The Relationship with the US Remains Strong
Walid Khadduri, a former editor of the Middle East Economic Survey and a seasoned observer of Arab politics, stresses the continuing importance of the US relationship. He points out that when the US had to withdraw its military facilities from Saudi Arabia in 2003, it was Qatar that filled the gap, making al-Udaid available for a vast new air base. Mobil oil company has always been strong in Qatar, and this position was strengthened following the merger with Exxon, for whom Qatar presented an ideal source of gas to replace declining production from the Natuna field in Indonesia. “I don’t see Europe as a priority for them now,” said Khadduri, citing not only low expectations of economic growth in Europe, but also Qatar’s increasing diplomatic work in the Middle East.
Nonetheless, the extent of Qatar’s investments in Europe are hard to ignore, and they are growing. Qatar is believed to have invested more than $30 billion in London in recent years with shareholdings in London’s iconic Shard building, the tallest building in Europe, Harrods, and the supermarket chain Sainsbury’s. Qatar also invested heavily in Barclays when the bank needed capital at the height of the global financial crisis.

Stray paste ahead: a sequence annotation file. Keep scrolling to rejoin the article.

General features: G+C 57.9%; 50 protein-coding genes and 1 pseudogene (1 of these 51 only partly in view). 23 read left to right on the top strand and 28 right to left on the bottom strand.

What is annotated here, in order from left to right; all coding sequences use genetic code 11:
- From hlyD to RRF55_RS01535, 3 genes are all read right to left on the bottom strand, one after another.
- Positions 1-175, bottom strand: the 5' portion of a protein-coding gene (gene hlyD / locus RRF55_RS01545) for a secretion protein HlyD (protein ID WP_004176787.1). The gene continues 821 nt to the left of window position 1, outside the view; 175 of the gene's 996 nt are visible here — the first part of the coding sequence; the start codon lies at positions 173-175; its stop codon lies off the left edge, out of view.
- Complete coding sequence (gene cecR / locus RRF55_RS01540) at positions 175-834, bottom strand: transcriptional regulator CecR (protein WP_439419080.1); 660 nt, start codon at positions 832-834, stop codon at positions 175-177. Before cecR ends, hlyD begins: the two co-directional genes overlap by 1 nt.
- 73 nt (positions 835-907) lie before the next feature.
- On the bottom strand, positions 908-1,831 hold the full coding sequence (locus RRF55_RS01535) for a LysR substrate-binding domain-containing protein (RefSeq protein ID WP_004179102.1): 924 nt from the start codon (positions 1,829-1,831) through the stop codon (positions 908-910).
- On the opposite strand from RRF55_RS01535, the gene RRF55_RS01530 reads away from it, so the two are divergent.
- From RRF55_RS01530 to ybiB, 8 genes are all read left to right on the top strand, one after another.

Britain is not the only beneficiary of Qatari investment. In 2009, Qatar Investment Authority took stakes in German car makers Volkswagen and Porsche, and in 2012, Qatari investors bought the Italian fashion house Valentino. Qatari investors have also taken an interest in the European football scene. “Qatar Sports Investments” owns the French team Paris Saint Germain, and in late 2012, the Qatar Tourism Authority began a sponsorship deal with the team. A member of Qatar’s ruling family owns the Spanish side Malaga, and Qatar Foundation has a shirt-sponsorship deal with European champions, Barcelona.
Controversy in France
But Qatar’s European investment strategy has not always been straightforward. In September 2012, an announcement that Qatar would support small and medium sized enterprises in French suburbs had mixed responses from the public. But the Qatari ambassador in Paris, Mohammed al-Kuwari, put up a spirited defense of the move. He said that Qatar had been responding to a request for investment by a visiting French delegation and that Qatar was keen to invest in small projects, not just the large scale and iconic investments for which it has become known. And, significantly, the ambassador stressed his government’s desire to create partnerships in Europe that, in time, could lead to businesses and jobs being created in Qatar.
Building Two-Way Relationships
“The key point in Qatar’s national vision is the desire to move away from hydrocarbons,” said an official with the Qatar Development Bank, adding that sectors being targeted include aerospace, tourism, alternative energy, and manufacturing.
In the years ahead, it will be Europe’s ability to contribute to Qatar’s vision of its own future, just as much as its position as an investment market and trade partner, which will determine the quality of its relationship with Qatar. That will require imagination and commitment in the political sphere as well as economics and finance.